Précis To effectively combat its cyber enemies, the UK needs to wage attacks against its cyber aggressors, according to MPs on the Intelligence and Security Committee (the "ISC"). In the European sphere, the European Commission launches consultation on cyber security.
What? MPs on the Intelligence and Security Committee ("ISC") have called on the UK to actively engage in "defensive" or "pre-emptive" cyber attacks because they believe that the UK's cyber defence programme alone is too weak to endure attacks. This strategy is in line with comments recently made by the head of the Central Intelligence Agency, and reflects the strategy that America has all but admitted in relation to the recent Flame and Stuxnet attacks on Iran's nuclear and energy infrastructure.
At the same time, the European Commission has launched a consultation on cyber security, seeking the views of governments, businesses and citizens to assess possible responses to cyber incidents causing major internet disruptions. The Commission has launched the consultation to help it prepare a legislative proposal on security, ahead of its upcoming EU strategy on cyber security. You can read the consultation here.
So what? Following the announcement of the National Cyber Security Programme in 2010 to transform the UK's cyber skills and capabilities by 2015, which received a mid-recession budget of £650m, the focus has been on developing the UK's capabilities in defending against such attacks. Although the defence strategy remains a priority for the UK, MPs on the ISC acknowledge that:
"cyber security is a fast-paced field and delays in developing [its] capabilities give [the] enemies the advantage".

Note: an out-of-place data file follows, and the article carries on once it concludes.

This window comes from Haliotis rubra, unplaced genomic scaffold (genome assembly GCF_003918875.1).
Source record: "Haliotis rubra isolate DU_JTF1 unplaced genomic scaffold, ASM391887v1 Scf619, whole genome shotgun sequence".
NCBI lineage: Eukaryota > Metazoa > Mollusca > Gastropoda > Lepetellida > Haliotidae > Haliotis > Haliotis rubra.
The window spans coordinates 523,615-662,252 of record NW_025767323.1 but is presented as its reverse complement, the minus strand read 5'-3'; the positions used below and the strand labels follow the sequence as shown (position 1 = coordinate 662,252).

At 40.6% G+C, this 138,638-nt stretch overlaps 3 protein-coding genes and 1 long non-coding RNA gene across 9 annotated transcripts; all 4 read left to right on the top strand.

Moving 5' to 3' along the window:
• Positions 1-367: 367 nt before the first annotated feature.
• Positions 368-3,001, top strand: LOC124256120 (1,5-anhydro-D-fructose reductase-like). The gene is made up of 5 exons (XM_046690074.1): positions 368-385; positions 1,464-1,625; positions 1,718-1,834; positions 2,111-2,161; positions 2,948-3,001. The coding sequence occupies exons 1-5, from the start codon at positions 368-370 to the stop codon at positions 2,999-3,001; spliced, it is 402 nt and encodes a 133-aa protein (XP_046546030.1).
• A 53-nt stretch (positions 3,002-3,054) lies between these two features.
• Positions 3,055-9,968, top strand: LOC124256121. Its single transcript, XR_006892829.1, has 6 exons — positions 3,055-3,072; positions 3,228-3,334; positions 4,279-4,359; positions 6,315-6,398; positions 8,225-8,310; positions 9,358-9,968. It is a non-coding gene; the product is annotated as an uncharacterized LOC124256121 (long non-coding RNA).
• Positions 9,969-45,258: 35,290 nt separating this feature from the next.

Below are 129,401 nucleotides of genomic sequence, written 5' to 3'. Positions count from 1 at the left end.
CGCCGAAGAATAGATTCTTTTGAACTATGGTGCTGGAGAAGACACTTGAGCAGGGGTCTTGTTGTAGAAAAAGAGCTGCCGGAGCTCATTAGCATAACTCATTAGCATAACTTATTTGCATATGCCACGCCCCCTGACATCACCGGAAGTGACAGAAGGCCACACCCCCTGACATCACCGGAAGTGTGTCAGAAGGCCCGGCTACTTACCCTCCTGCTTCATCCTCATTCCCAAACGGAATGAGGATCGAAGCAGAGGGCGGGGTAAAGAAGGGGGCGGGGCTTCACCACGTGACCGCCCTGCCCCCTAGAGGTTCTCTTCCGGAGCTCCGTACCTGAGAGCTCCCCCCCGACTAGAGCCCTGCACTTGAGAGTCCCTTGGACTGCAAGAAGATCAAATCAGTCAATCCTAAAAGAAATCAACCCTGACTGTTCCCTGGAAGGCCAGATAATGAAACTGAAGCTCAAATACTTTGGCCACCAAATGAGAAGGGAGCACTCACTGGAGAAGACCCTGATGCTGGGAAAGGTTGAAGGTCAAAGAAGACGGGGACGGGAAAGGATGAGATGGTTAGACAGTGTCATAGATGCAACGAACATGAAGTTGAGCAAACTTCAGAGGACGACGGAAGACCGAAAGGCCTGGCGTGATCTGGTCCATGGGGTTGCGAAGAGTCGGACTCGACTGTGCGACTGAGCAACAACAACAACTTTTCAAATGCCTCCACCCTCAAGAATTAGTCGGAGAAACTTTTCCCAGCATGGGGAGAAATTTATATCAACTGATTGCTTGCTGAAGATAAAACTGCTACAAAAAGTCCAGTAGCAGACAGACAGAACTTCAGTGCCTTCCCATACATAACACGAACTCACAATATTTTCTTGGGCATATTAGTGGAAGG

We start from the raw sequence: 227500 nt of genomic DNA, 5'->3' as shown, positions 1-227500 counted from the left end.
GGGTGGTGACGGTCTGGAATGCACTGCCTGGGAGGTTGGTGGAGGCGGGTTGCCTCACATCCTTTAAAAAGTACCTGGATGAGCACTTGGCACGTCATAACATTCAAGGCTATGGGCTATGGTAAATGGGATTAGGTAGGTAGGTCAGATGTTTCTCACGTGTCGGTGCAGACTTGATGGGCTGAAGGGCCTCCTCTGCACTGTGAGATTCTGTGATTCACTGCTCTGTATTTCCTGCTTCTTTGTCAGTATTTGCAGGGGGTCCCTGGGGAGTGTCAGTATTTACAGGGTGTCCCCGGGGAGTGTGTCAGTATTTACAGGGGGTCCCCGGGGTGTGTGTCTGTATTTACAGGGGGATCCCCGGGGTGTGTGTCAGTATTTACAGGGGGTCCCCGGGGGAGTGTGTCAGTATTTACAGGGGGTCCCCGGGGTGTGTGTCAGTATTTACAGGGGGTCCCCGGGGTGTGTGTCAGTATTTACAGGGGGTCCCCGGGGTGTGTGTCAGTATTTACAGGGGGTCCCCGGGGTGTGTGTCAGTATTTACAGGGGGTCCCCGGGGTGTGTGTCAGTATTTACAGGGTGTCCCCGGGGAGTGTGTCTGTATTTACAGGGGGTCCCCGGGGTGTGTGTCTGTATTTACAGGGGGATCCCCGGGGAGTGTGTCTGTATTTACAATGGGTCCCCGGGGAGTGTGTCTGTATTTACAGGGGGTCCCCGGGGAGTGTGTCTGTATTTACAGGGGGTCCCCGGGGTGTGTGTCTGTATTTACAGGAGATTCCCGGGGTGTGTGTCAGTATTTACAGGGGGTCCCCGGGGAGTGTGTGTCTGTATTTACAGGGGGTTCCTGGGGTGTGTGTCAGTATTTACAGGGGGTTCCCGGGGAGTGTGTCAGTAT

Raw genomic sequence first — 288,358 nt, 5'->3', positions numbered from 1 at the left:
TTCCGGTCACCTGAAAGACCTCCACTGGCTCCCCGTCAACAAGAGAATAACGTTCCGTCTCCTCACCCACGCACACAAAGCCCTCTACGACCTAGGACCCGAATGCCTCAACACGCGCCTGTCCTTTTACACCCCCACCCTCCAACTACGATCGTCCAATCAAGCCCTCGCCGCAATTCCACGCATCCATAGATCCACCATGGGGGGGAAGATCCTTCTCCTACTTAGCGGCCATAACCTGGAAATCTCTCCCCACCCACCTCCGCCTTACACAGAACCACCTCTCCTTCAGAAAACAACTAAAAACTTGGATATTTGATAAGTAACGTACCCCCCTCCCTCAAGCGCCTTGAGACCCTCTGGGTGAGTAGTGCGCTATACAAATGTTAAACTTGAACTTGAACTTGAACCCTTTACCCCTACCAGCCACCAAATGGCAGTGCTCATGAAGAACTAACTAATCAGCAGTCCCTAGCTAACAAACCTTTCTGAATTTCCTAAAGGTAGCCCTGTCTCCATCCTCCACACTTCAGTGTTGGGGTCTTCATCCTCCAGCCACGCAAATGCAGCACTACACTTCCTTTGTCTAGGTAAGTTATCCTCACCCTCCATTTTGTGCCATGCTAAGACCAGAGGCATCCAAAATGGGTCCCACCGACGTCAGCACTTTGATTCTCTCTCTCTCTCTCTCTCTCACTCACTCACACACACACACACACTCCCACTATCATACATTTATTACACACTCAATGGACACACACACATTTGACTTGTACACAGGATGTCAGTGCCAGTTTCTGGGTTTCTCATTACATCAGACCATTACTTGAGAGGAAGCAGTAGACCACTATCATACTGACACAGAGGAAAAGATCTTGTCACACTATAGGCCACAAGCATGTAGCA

Thus, the resilience of the UK's defence capabilities is weakened by ever-changing techniques employed by cyber attackers. Therefore, MPs believe that military and intelligence agencies should be allowed to go on the offensive in the cyber war.
Interfering with the systems of those trying to attack UK networks, hacking into enemies' networks and systems or destroying enemy data without being detected are examples of "active defence" measures that the ISC would support.
It is interesting to note the change in terminology of late. There is an ever-increasing use of military language of defence and attack, security, battle lines, etc. These are emotive words, which position cyber attacks as part of a "war" thereby seeking to justify ever-increasing use of cyber capabilities, whether to defend or attack.
Cyber warfare attacks are considered to be the fasting growing threat against national security. It would seem that the heightened risk to national security has exposed the limitations in the UK's defence capabilities to counteract cyber attacks. The offensive play (or at least the admission of such a play) is relatively new, and reveals the priority that Government is giving to this area.
In relation to the consultation, leading academics and practitioners have long been calling for global cooperation, with Eugene Kaspersky, whose lab discovered the Flame virus, stating that "only a global effort could stop a new era of cyber terrorism".
Whilst we have been reporting that the UK has significantly stepped up its efforts, the battleground is still confused. Nation states, supranational bodies, businesses and criminals are all players. Nation states are both the hunter and the hunted, actively targeting others' infrastructure - there have been allegations, for example, that the current US administration developed and deployed the Flame virus, which severely degraded Iran's nuclear and utilities programmes. The consultation is a preliminary foray into the feasibility of proper supranational legislation. It's too early to tell whether the US, China or other global actors will desire some shaping involvement. It's safe to say that there isn't a great deal of cybertrust at present. Which means that cyberparanoia will prevail for the time being.